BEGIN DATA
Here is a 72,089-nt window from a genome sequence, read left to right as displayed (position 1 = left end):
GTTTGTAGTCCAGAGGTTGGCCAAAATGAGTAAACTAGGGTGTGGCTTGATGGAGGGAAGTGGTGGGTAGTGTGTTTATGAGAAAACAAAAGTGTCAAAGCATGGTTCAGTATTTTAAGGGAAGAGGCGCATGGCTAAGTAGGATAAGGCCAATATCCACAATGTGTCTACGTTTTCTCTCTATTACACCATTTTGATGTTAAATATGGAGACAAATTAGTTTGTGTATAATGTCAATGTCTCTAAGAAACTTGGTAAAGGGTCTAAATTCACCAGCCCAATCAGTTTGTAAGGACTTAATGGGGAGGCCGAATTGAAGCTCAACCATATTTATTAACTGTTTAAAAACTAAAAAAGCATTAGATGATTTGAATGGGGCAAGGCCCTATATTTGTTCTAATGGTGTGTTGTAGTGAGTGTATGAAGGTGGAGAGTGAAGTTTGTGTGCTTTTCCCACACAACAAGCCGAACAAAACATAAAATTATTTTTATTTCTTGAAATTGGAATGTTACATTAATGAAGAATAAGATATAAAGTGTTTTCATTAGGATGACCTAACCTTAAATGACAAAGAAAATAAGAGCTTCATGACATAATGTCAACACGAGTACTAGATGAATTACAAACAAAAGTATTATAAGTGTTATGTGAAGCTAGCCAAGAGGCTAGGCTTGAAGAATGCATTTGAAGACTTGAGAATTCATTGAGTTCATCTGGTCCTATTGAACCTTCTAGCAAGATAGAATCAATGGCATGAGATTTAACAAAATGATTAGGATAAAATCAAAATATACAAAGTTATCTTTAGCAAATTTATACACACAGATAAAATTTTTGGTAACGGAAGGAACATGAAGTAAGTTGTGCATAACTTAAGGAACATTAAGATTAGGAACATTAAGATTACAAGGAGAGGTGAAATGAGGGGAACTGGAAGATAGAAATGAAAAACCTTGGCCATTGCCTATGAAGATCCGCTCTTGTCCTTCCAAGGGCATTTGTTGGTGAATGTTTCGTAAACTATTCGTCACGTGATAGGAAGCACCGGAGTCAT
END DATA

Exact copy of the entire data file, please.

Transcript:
Here is a 72,089-nt window from a genome sequence, read left to right as displayed (position 1 = left end):
GTTTGTAGTCCAGAGGTTGGCCAAAATGAGTAAACTAGGGTGTGGCTTGATGGAGGGAAGTGGTGGGTAGTGTGTTTATGAGAAAACAAAAGTGTCAAAGCATGGTTCAGTATTTTAAGGGAAGAGGCGCATGGCTAAGTAGGATAAGGCCAATATCCACAATGTGTCTACGTTTTCTCTCTATTACACCATTTTGATGTTAAATATGGAGACAAATTAGTTTGTGTATAATGTCAATGTCTCTAAGAAACTTGGTAAAGGGTCTAAATTCACCAGCCCAATCAGTTTGTAAGGACTTAATGGGGAGGCCGAATTGAAGCTCAACCATATTTATTAACTGTTTAAAAACTAAAAAAGCATTAGATGATTTGAATGGGGCAAGGCCCTATATTTGTTCTAATGGTGTGTTGTAGTGAGTGTATGAAGGTGGAGAGTGAAGTTTGTGTGCTTTTCCCACACAACAAGCCGAACAAAACATAAAATTATTTTTATTTCTTGAAATTGGAATGTTACATTAATGAAGAATAAGATATAAAGTGTTTTCATTAGGATGACCTAACCTTAAATGACAAAGAAAATAAGAGCTTCATGACATAATGTCAACACGAGTACTAGATGAATTACAAACAAAAGTATTATAAGTGTTATGTGAAGCTAGCCAAGAGGCTAGGCTTGAAGAATGCATTTGAAGACTTGAGAATTCATTGAGTTCATCTGGTCCTATTGAACCTTCTAGCAAGATAGAATCAATGGCATGAGATTTAACAAAATGATTAGGATAAAATCAAAATATACAAAGTTATCTTTAGCAAATTTATACACACAGATAAAATTTTTGGTAACGGAAGGAACATGAAGTAAGTTGTGCATAACTTAAGGAACATTAAGATTAGGAACATTAAGATTACAAGGAGAGGTGAAATGAGGGGAACTGGAAGATAGAAATGAAAAACCTTGGCCATTGCCTATGAAGATCCGCTCTTGTCCTTCCAAGGGCATTTGTTGGTGAATGTTTCGTAAACTATTCGTCACGTGATAGGAAGCACCGGAGTCAT